The Central Penn Business Journal’s Morning Roundup featured an Associated Press article entitled "Small Business Owners shouldn’t use interns as substitute employees". This is the same issue that I commented on in my last posting, but it reminded me that I missed a chance to describe the ramifications of getting it wrong.
There are significant consequences for violating the Fair Labor Standards Act (FLSA) by incorrectly paying minimum wage or overtime. Fixing a violation may involve more than just paying the compensation that was owed.
For FLSA violations, an employee may recover both back pay and liquidated damages (which is a penalty equal to the amount of the back pay). The double damages recoverable by an employee give the FLSA some real teeth.
The FLSA may be enforced by either the Department of Labor or by a private lawsuit by an employee. Listed below are methods which the FLSA provides for recovering unpaid minimum and/or overtime wages:
(1) The Wage and Hour Division may supervise payment of back pay.
(2) The Secretary of Labor may bring suit for back wages and an equal amount as liquidated damages.
(3) An employee may file a private suit for back pay and an equal amount as liquidated damages, plus attorney’s fees and court costs.
(4) The Secretary of Labor may obtain an injunction to restrain any person from violating the FLSA, including the unlawful withholding of proper minimum wage and overtime pay.
An employee may not bring suit under the FLSA if he or she has been paid back wages under the supervision of the Wage and Hour Division or if the Secretary of Labor has already filed suit to recover the wages.
Generally, a two-year statute of limitations applies to the recovery of back pay. In the case of willful violations, a three-year statute of limitations applies. For repeated violations, the DOL may also impose an additional penalty of $1100 per violation.
The DOL lists of the Most Common Violations found in its Investigations, but, in my experience, penalties for wage and hour violations arise more commonly in the following situations:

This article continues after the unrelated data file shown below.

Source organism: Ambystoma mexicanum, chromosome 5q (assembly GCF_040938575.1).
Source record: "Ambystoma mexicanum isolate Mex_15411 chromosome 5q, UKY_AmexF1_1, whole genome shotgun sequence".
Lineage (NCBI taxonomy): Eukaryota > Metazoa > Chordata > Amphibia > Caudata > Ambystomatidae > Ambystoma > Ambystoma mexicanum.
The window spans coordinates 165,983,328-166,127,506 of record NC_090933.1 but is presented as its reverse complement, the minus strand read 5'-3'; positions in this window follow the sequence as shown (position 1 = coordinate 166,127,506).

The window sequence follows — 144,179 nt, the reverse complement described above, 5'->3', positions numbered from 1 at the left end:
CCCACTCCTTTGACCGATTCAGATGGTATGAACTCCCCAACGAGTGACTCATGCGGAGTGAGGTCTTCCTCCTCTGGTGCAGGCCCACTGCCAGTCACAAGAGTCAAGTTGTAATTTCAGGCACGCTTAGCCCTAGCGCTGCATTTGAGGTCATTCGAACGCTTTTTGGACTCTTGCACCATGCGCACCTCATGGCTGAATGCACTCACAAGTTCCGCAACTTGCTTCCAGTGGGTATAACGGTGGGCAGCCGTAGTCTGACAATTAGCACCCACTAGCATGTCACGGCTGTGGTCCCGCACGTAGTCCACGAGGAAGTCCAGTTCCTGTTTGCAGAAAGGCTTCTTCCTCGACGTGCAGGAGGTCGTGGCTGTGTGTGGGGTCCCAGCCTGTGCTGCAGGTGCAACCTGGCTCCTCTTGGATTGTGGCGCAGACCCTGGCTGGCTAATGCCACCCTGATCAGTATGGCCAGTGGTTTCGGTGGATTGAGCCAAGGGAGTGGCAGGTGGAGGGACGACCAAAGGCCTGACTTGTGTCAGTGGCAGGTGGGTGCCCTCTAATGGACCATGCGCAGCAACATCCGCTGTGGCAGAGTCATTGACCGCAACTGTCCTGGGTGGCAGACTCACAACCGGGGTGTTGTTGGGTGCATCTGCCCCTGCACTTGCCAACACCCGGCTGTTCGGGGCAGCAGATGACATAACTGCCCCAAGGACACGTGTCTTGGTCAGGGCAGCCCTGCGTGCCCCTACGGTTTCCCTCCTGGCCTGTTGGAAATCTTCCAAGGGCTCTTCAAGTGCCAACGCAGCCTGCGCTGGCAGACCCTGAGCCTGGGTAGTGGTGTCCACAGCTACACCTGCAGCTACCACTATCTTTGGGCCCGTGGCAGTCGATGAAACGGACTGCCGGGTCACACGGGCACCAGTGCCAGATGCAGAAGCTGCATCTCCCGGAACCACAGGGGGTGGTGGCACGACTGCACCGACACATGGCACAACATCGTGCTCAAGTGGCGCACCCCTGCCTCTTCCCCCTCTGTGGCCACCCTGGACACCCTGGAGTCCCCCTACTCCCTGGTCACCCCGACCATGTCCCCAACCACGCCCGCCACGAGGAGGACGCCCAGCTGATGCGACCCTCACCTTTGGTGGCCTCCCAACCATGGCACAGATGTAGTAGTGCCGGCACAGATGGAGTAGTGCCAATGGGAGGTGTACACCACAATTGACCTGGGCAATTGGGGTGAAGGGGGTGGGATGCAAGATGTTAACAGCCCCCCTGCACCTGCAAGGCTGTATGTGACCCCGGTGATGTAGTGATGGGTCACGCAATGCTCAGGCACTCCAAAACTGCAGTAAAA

· Misclassification of a nonexempt employee as exempt and the resulting failure to pay overtime.
· Misclassification of an employee as an independent contractor.
· Failure to pay employees for all "hours worked".
· Miscalculation of Overtime.
· Docking exempt employee pay.
· Automatically deducting for meal times.
· Violations of Child Labor laws.
The financial impact of FLSA mistakes for one or two employees is not great. However, damages add up quickly when an employer is facing a potential back pay for a larger group of employees going back two years and then doubling the number for liquidated damages.
Sometimes examples can better make a point. Employers can mismanage lunch periods by automatically deducting 30 minutes a day from employees’ pay. Employees may later allege they are working through lunch. For a group of twenty such employees, who are paid $12.00 per hour and who work only 40 hours per week, the mismanaged 30 minute lunch yields 2 ½ hours of unpaid overtime each week. That’s fifteen dollars of unpaid overtime a week, for 52 weeks, for 2 years, for 20 employees or a total back pay of $31,200.00. Then the amount is doubled for a grand total of $62,400.00.
It doesn’t take much for small errors to grow into big numbers. Imagine how huge bigger numbers can get. Take a look at Wal-Mart that lost a lawsuit in Pennsylvania and was required to pay $78.5 million to over 187,000 employees for overtime pay miscalculations based on off the clock work during breaks.